Date Published: 13/02/2020 10:30
The coronavirus may turn out to be a flash in the pan or a worldwide pandemic, according to our MD Jill Thomas.
We cannot know how long it will last or how bad it will get. But what we do know is that it is already having an effect on the world’s economy.
As I write this, it has supposedly killed about 500, with 24,300 people infected in China; although my sources tell me the number of cases is much higher.
Even now its effect is reaching out across the global markets. The impact is substantial on the movement of people and the movement of goods.
There is cargo stuck in ports, on ships and planes around the world. Container ships are sitting out at sea going nowhere, two cruise ships are quarantined with passengers in limbo because some have tested positive for the virus.
China is involved in so much of the world’s trade, and if goods can’t get in or out, we could be facing all sorts of issues.
If it can take up to 60 days for consignments to be shipped from China to the UK, you can see that there could be shortages of goods to come.
All those retailers expecting their new lines for the spring and summer; T-shirts, shorts and summer dresses from all those factories in China that may not actually arrive.
And it is not just transport that is the issue, factories are being shut down in China, so the goods may not be being made in the first place.
It could be that this turns out to be a catalyst to kickstart UK manufacturing in the post Brexit environment.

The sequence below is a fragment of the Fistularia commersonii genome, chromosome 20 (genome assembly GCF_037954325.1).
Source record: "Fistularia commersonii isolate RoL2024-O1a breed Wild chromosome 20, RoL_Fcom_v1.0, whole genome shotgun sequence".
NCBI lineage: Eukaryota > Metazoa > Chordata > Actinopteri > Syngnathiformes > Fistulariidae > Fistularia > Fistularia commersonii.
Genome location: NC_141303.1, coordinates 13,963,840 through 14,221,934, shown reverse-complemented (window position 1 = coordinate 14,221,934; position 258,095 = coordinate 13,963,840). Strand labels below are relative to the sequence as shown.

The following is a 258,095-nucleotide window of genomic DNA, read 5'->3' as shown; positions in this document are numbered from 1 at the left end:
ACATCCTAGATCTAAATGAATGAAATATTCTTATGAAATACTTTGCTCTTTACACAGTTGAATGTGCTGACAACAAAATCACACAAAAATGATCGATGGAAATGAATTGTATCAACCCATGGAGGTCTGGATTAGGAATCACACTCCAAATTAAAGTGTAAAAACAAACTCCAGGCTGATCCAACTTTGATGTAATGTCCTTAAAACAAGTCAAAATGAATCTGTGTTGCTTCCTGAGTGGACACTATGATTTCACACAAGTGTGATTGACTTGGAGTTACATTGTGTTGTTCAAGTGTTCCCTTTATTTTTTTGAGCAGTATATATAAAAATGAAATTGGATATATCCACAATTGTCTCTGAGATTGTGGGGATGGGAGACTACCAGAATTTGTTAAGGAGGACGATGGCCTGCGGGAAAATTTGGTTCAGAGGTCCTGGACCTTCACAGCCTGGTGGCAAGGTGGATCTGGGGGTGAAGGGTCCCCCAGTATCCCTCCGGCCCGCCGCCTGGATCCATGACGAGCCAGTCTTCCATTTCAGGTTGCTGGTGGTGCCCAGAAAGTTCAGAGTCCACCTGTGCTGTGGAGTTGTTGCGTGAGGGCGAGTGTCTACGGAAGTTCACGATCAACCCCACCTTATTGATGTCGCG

Yes, goods would cost more, but we would have a security of a supply chain. We could start to rebuild our manufacturing sector, repatriation of the offshoring of trade.
Just think, we could have ‘Made in the UK’ on our labels once again. Perhaps that is a pipedream, or perhaps this is the start of a change in the way we do business; who knows.
In the meantime, exporting and importing is being hit globally and all this upheaval is having an impact closer to home.
For example, the price of Brent Crude fell, probably due to air routes being suspended, then bounced back with hopes of a vaccine.
That can affect the price at the pump and the price of goods that are transported by road. Stock markets around the world are also impacted by the spread of the virus.
Drug company shares are up on the news of the hopes of a vaccine and, I imagine, anyone who makes face masks is on to a winner right now.
The phenomenon of natural disasters or human issues influencing global economies is not new. For example, research has shown that big hurricanes can have an effect on GDP across the globe.
Early indicators are suggesting that Corona could lead to a one per cent reduction in worldwide GDP. Economies around the world, respond to global events, but actually all global events are local, somewhere; so maybe I should say all economies can be influenced by local events, no matter how far away. We are all truly linked together.
And let us not forget in this great global community that the numbers and figures are real people too.
We are also all linked by our common humanity.
This article was originally published in the Yorkshire Post on 11 February.
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